The Parallel universes of Dubai

From Navi Mumbai to New York, every immigrant society converges – different religions marry native customs, languages borrow from each other,people share values and belong, and the city becomes a melting pot. In Dubai however, there exists a series of parallel universes, meeting but not mingling, living but not belonging, inviting but not enchanting. Dipayan Baishya explored the city to find cues to develop consumer strategies for a consumer goods companies and discovered metrics that could be useful in customer segmentation in extremely diverse cities that are now evolving across the world.

Living in Dubai is like living in the Arabian night’s dream of fantasy, gold and mystique. It is a desert converted into an oasis of opportunity for millions of people from every part of the world. Here, the natives are a small minority, accounting for less than 15% of the total population. For the overwhelming rest, Dubai is a parking lot, a springboard to either live off a lifestyle they can hardly afford back home or build a large-enough monetarycorpus to take back home, that would allow them a lifestyle vastly superior to what they were born in. In the meantime, the city neither allows anyone to influence the local culture or customs, nor demands anyone to fall in line with it.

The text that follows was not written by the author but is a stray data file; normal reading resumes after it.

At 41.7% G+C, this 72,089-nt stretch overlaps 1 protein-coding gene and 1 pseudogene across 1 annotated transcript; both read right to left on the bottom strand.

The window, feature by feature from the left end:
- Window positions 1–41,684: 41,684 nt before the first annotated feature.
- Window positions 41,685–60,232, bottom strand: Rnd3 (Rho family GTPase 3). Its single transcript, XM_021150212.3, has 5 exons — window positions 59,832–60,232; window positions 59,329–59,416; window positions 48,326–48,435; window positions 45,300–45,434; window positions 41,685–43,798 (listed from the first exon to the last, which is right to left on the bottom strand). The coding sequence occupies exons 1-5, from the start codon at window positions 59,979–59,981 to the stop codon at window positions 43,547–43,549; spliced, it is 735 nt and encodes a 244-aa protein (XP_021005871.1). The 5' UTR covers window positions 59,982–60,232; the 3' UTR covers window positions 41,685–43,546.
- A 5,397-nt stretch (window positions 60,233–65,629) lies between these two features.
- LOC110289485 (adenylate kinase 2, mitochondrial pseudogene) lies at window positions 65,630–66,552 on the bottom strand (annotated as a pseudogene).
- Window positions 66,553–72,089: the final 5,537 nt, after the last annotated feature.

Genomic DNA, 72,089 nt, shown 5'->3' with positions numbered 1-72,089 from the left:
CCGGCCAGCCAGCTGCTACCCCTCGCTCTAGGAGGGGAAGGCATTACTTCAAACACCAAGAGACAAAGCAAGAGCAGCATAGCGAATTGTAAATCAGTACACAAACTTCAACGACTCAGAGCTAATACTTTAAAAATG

From a demographer’s perspective, Dubai throws up patterns that can be seldom seen anywhere else in the world. Only 16% of the population is women and of them half are below the age of 25 years. Viewed statistically, families are rare in this city. Almost 35% of the population is laborers while another 53% are non-labor salaried class. Another 9% are engaged in government jobs – entirely Emiratis. That leaves just 3% of people who are self-employed, indicating the high concentration of business ownership in the hands of thevery few.


There are 0.7 million laborers living in four labor camps located in the outskirts of the city. In addition there are another 46,000 households that are just made of bachelors living together, called in Dubai’s demographer’s langauge as ‘collectives’. Even though the average family size in Dubai is 4.4 members, but the data is heavily skewed due to the large size of these collectives and also because 29,000 Emirati households have on average 10.2 members each.

What the government doesn’t collect in taxes, it recovers in high transport costs accounting for 18% of the householder’s consumption budget and another 38% goes in high cost rentals in Dubai, spiraling a property boom. Spending on food and grocery is just 16.4% – lower than even developed markets standards, and of that a miniscule 0.27% or around USD 10 million is spent on baby foods – again indicating the rarity of families in the city.